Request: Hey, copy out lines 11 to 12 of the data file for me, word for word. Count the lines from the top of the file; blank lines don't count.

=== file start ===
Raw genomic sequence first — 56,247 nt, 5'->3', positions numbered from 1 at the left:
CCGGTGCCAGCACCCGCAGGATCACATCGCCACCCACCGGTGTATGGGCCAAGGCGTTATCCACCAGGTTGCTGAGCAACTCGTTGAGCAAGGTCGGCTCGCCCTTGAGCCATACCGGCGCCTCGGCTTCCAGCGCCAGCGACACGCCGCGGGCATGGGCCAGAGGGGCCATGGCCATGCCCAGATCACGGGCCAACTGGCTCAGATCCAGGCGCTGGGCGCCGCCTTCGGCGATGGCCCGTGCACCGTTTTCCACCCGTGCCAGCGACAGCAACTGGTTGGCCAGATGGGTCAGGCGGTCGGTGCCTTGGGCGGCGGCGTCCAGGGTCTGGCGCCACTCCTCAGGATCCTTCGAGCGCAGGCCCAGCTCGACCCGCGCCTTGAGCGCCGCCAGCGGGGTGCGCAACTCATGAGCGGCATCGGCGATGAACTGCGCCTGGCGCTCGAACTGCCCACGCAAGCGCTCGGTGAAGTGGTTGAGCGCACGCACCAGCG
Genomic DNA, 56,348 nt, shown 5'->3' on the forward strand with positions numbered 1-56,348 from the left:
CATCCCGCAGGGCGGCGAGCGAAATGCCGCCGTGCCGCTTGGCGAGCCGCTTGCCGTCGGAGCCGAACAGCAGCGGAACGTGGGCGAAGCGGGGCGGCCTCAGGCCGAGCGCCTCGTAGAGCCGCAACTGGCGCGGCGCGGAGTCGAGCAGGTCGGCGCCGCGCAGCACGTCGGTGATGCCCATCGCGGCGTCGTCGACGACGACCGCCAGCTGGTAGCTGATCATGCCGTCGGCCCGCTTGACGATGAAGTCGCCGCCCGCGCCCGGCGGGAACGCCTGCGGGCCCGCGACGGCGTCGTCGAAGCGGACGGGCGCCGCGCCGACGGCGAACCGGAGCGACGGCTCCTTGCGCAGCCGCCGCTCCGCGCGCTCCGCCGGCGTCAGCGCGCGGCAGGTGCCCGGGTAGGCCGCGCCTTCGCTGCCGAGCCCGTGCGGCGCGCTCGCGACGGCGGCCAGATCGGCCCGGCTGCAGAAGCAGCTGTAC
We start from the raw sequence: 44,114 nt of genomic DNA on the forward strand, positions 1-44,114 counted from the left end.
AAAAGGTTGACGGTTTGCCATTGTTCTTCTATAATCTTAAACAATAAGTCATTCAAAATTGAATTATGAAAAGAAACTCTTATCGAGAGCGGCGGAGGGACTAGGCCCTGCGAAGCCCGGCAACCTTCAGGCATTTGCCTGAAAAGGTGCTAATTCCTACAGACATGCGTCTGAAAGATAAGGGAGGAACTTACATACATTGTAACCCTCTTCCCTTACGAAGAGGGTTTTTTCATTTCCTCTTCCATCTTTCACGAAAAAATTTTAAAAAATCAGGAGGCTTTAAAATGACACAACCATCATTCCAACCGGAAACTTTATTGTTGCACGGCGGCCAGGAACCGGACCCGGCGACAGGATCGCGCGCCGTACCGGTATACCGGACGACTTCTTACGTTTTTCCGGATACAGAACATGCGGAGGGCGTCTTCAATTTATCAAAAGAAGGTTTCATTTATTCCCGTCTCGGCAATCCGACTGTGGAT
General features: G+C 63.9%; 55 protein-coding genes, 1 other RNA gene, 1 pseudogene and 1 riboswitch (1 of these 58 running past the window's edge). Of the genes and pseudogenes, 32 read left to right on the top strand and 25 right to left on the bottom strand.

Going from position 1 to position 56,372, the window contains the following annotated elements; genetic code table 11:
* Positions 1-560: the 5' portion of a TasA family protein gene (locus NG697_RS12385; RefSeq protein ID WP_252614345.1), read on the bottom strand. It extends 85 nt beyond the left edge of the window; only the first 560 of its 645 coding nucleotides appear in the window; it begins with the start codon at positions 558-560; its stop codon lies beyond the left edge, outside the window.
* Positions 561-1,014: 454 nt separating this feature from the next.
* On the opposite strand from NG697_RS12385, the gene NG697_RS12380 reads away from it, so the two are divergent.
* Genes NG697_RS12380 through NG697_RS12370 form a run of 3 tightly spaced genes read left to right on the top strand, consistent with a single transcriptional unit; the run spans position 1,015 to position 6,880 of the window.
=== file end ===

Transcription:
* On the opposite strand from NG697_RS12385, the gene NG697_RS12380 reads away from it, so the two are divergent.
* Genes NG697_RS12380 through NG697_RS12370 form a run of 3 tightly spaced genes read left to right on the top strand, consistent with a single transcriptional unit; the run spans position 1,015 to position 6,880 of the window.